Color-reversed image of a band playing on a studio.



Obviously this album does not hold up to anything released after it, but taken on its own accord, it's actually a pretty good alternative sludge-metal album.  Perhaps "metal" may not be the best term, but it's definitely sludgy and occasionally thrashy at times.  You can headbang and mosh to it, so naturally I like it.  The production is pretty bare bones, but it honestly works pretty well with the style of music, which itself is pretty stripped-down, blunt, but often infectious.  There are good sludgy riffs/rhythms to be found here, not to mention a handful of good melodic songs to boot.  It's not quite a classic, but it is a good debut album from what would turn out to be a one of the greatest bands of all-time.





1991 was a big year for music, namely, alternative rock.  The seeds for the alternative rock revolution had been planted in the prior years by bands like the Red Hot Chili Peppers, Jane's Addiction, NIN, and Faith No More, each contributing classic albums with their own unique, dymanic sound.  Alternative rock wasn't quite mainstream when 1991 started, but by the time the year was over, it had exploded onto the scene thanks in large part to Nirvana's breakthough album Nevermind.

Prior to 1991 and the release of Nevermind, Nirvana were largely unknown outside of the Seattle grunge circuit.  They released their debut album Bleach in 1989, which was largely ignored in the press and received very little acclaim as a result.  While Bleach was certainly not a bad album by any means, it wasn't great either, toting the line between Melvins-inspired alt-rock and lunk-headed pop-rock, it was a sloppy, somewhat abrasive album by a band that showed some potential, but sounded too raw to create anything particularly brilliant, let alone classic.

And perhaps that is one of the reasons why Nevermind sounds so fresh and engaging.  Where it's predecessor was harsh, jagged, and blunt, Nevermind is polished, smooth, and laid-back.  Even when the album rocks-out hard, it sounds easy and effortless in the process, giving it an accessible quality admist the fuzzed-out, murky backdrop.  It's all apart of Nirvana's unique style, a style best encapsulated in the classic opening track "Smells Like Teen Spirit".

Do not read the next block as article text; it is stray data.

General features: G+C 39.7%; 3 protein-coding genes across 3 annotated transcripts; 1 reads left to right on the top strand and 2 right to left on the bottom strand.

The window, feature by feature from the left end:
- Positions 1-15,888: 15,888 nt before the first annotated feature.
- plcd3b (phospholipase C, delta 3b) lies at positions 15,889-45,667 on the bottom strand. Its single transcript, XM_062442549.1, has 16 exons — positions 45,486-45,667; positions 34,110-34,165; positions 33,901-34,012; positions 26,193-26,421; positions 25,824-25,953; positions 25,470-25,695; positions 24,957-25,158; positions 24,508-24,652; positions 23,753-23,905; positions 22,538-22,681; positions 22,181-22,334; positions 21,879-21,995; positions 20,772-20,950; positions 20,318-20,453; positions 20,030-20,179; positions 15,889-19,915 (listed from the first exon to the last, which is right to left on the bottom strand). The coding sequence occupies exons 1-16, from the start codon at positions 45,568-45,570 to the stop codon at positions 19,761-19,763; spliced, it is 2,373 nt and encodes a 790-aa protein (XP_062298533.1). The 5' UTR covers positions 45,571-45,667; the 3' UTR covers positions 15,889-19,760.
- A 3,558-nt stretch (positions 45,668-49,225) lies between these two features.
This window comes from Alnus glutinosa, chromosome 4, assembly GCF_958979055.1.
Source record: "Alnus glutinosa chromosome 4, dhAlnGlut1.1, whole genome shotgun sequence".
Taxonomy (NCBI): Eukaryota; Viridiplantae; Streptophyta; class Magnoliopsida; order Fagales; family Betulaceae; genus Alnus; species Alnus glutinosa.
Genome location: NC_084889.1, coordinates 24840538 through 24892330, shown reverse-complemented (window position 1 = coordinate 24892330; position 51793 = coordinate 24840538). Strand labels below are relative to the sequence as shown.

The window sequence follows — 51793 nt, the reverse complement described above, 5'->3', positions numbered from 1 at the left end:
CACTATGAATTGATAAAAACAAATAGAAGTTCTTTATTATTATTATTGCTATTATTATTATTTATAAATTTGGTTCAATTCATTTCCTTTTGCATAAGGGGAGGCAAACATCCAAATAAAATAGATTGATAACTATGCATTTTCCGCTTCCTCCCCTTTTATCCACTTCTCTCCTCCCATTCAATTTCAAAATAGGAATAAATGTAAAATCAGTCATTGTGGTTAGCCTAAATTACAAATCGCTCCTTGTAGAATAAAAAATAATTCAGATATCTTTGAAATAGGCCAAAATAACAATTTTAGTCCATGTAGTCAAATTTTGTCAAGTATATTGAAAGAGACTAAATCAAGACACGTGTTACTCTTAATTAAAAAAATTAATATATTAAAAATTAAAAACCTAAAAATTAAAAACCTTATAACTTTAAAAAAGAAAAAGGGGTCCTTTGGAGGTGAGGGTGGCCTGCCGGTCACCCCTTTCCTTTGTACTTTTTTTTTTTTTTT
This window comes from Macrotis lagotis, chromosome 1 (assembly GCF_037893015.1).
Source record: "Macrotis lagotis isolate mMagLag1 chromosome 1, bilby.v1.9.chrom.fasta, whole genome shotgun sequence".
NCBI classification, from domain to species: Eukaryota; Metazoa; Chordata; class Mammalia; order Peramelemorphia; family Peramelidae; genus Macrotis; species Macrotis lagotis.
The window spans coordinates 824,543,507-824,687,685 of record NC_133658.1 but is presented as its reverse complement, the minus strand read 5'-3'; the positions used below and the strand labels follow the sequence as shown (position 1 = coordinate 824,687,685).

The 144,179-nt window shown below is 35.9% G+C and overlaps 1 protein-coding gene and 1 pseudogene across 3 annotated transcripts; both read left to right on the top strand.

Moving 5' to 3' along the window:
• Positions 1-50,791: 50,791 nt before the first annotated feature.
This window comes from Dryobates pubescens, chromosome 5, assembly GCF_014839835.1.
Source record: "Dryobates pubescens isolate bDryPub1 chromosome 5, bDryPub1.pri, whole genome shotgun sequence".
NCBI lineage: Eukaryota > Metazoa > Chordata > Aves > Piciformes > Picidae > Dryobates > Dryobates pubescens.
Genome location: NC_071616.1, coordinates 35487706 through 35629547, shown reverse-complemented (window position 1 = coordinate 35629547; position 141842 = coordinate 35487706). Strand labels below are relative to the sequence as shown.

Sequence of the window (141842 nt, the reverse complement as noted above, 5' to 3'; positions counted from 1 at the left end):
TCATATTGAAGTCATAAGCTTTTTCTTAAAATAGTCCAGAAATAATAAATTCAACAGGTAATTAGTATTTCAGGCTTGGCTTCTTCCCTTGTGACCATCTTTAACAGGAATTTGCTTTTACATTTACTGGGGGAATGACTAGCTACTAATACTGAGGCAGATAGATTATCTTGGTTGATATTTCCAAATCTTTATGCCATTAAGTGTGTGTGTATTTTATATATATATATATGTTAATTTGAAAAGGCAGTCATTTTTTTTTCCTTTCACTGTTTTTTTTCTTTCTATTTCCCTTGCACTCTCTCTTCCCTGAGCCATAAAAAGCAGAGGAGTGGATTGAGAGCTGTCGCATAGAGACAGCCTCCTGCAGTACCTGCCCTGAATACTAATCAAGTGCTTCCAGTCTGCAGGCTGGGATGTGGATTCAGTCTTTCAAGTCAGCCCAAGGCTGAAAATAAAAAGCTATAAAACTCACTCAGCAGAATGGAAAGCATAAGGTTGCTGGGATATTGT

This song almost single-handedly blew the door of the proverbial hinges of alternative-rock, catapulting the band and the scene into the national mainstream.  For such a popular song, it's surprisingly heavy for the most part, but it also sports a tossed-off, slacker quality that effectively channeled the disenfranchised Gen-X vibe that was so prevalent at the time.  Overall, it's a great song that is a classic in pretty much every critical circle imaginable.

But what really makes Nevermind such a great album is it's lazy, mid-tempo groove, and no song better captures that feeling than "In Breed".  It rocks hard, yet it's steady and easy, sporting it's own unique vibe that is unmistakably Nirvana.

Aside from the steady groove that dominates the majority of the album, there is also a fair amount of variety as well.  There are a few up-tempo, punk-rock infused songs that add a sense of fun to the album, i.e. "Breed", "Territorial Pissings", and "Stay Away".  All of these songs rock hard, but not in a threatening way.  There's not really a sense of anger or rage in these songs, it's more a sense of earnest, propulsive grit that drives the songs forward, a style that is distinctive to Nirvana's sound.

The other side of Nirvana's sound, and what truly made them a special band, was their ability to create uniquely personal and authentic ballads.  Ballads may not be the best description of such classics as "Come As You Are" or "Lithium" as they are not traditional cheesey ballads, but they do have a sing-along, laid-back quality that make them unique to Nirvana.  Kurt Cobain had a special ability to sound incredibly sincere in his singing, with his natural, un-forced delivery, a delivery that really shines through on those two classics.

The album closes with the haunting acoustic number "Something In the Way" which is quiet and spare in tone, similar to the other other acoustic track on the album "Polly".  Both of these tracks give the album a sense of solace admist the fuzzy, thrashy backdrop that dominates the majority of the album.  They give the album variety and an added sense of weight.

Nevermind is universally praised and recongized as one of the most important and influential albums of the 1990s, and is often considered to be one of the best albums of all-time in most critical circles.  With such lofy praise, you might expect the album to sound larger than life, or epic, or grand in sound and structure. 

The truth is it doesn't sound like that at all.  It sounds laid-back, smooth, and polished.  What really makes this a classic album is Kurt Cobain's honesty and sincerity, which really pours out of every song on the album.  Not only that, but it's Nirvana's unique vibe, a sound that compliments Kurt's authentic style, a style that would be often imitated over the years, but never duplicated.